Republican Winning Teddy Kennedy Seat?

Scott Brown Martha Coakley PhotoA new Public Policy Policy survey shows a shocking result in the special election to replace the late Teddy Kennedy in Massachusetts:

Buoyed by a huge advantage with independents and relative disinterest from Democratic voters in the state, Republican Scott Brown leads Martha Coakley 48-47.

This naturally has Republicans excited, with Ed Morrissey, Dan Riehl, Michelle Malkin, William Jacobson, and others excited by the opportunity for a huge upset.  It would be pretty sweet for a variety of reasons.

Could it happen?  Perhaps.  Special elections are notoriously unpredictable, since there aren’t a ot of other interesting races on the ballot to encourage people to turn out.  And, by most accounts, Brown has run an engaging campaign while Coaxley has been horrendous.

Still, this is Massachusetts.  And Teddy Kennedy’s seat!

Oh, and it’s worth pointing out that the latest Rasmussen poll, taken January 4th, has Coakley up by 9.    And all the older polls show a Coakley blowout.  But two Boston media polls about to be released reportedly show wide variance, one with Brown leading slightly and one with Coakley up by 15.

538’s Tom Schaller explains the craziness:

Senate elections are to me the most fascinating in American politics because, from an intergovernmental perspective, they are contests for federal office conducted on a statewide level but often with significant local factors at play. Other than the seven smallest states that elect their lone, at-large House member statewide, Senate contests are unique in this way. One reason that presidential results tend to be rather consistent across cycles, especially of late, is that candidate factors–aside from home-state connections–are essentially held constant across the states, making the result a purer referendum on the ideological-partisan identity of each state. But because every Senate race has its own candidates and campaigns, and the elections themselves are staggered, Senate delegations can split in a way Electoral College results–Maine and Nebraska aside–cannot.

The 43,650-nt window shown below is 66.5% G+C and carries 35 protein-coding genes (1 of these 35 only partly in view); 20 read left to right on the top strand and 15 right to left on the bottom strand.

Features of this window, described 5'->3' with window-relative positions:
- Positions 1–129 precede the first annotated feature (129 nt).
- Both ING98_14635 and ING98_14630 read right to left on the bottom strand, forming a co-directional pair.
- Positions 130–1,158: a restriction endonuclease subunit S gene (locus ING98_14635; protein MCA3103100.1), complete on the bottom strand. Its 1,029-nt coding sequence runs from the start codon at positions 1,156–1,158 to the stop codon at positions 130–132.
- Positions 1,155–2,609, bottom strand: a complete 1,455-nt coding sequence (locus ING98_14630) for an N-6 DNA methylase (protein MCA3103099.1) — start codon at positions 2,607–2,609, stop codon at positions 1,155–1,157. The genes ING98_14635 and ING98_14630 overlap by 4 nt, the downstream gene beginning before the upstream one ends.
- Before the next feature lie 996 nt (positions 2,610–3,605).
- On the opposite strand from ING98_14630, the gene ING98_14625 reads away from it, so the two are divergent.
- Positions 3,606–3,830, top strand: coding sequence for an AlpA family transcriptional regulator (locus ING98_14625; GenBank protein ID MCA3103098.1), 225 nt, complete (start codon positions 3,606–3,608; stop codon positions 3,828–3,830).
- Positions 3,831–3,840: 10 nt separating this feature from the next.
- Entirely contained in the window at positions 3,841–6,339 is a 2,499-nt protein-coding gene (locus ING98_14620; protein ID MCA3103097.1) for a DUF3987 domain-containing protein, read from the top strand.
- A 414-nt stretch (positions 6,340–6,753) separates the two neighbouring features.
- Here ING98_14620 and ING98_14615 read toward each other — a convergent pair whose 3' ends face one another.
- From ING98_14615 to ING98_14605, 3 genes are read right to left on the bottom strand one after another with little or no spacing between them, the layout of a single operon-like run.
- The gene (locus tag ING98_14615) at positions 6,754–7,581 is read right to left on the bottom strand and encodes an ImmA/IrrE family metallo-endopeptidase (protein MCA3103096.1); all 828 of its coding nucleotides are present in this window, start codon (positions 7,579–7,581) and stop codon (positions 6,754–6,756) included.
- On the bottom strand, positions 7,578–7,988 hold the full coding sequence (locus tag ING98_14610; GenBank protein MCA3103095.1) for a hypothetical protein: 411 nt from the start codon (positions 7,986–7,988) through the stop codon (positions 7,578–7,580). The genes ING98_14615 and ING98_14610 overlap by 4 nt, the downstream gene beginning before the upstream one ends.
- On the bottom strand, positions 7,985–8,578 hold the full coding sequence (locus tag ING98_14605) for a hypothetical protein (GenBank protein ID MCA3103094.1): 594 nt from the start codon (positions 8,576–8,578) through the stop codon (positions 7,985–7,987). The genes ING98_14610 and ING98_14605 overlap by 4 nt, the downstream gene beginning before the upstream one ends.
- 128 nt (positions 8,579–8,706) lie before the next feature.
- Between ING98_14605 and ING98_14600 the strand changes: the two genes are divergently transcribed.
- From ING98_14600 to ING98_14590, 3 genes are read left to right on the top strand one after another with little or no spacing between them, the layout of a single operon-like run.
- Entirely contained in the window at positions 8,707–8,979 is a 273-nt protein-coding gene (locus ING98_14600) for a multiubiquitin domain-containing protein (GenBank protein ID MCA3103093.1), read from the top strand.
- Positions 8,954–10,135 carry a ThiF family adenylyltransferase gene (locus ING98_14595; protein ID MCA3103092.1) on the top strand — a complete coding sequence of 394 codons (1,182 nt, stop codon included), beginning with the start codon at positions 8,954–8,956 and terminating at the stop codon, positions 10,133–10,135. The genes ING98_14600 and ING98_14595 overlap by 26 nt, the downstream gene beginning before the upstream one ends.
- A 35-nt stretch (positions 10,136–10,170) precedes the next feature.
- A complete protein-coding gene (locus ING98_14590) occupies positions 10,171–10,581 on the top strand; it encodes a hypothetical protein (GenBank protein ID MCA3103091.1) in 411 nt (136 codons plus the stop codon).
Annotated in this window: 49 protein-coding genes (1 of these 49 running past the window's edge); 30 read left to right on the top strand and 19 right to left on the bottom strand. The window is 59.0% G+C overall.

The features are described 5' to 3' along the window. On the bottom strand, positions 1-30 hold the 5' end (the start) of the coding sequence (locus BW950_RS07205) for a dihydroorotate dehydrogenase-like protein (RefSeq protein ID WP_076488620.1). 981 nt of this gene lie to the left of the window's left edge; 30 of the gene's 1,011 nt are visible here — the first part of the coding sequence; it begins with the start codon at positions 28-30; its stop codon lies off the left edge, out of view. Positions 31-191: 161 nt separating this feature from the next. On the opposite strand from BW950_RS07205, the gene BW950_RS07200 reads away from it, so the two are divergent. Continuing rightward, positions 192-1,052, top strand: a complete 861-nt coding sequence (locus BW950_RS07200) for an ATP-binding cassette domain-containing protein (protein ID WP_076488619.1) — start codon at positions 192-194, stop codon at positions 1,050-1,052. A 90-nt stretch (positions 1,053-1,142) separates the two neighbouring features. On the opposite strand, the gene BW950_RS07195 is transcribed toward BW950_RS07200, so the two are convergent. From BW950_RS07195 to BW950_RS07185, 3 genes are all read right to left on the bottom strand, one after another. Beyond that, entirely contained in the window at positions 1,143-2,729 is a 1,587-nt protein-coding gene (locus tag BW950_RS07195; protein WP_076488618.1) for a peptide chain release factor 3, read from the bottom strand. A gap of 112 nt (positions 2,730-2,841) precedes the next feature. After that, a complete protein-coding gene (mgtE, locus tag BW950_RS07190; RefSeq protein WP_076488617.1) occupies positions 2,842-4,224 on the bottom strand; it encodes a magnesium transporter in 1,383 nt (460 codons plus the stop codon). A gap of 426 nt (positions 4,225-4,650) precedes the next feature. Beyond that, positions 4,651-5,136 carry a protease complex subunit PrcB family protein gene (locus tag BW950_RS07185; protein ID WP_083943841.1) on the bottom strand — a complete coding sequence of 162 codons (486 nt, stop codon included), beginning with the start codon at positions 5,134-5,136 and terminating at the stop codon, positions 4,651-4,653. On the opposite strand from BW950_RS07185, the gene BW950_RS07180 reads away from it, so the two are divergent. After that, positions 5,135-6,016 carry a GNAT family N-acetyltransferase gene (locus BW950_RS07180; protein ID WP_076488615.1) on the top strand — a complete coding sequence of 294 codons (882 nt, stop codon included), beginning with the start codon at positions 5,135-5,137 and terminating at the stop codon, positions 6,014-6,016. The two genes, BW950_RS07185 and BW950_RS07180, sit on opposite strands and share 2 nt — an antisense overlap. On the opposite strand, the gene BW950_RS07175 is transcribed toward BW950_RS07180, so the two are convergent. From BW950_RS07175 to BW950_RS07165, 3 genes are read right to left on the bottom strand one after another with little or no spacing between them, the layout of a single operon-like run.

Coakley–who, and maybe this is just me, bears a resemblance to former Democratic veep nominee Geraldine Ferraro–will probably hang on to win, maybe even by a comfortable margin. But the Republicans couldn’t be better situated. This is not a regularly-scheduled race in a presidential cycle, or even a regularly-scheduled race in a lower-turnout midterm cycle. It’s a special election in January of a midterm cycle year in which the Democrats have unified control of the state and national governments at a time of voter unease. If lower turnouts in midyear cycles tend to help Republicans, turnout during a special election on a (cold?) January day could be even worse and, thus, less likely to favor Coakley.

Further compounding the situation is the very short turnaround time Coakley, as nominee, has had to establish herself and her campaign operation during the holiday-interrupted, six-week sprint between winning the nomination on December 8 and the upcoming January 19 special general election. All else equal, a longer period between primary and general dates probably favors the stronger state party, much in the way that the better team during a 162-game baseball season often loses in a short playoff series. So the timing of the special election actually works two ways against Coakley and the Democrats.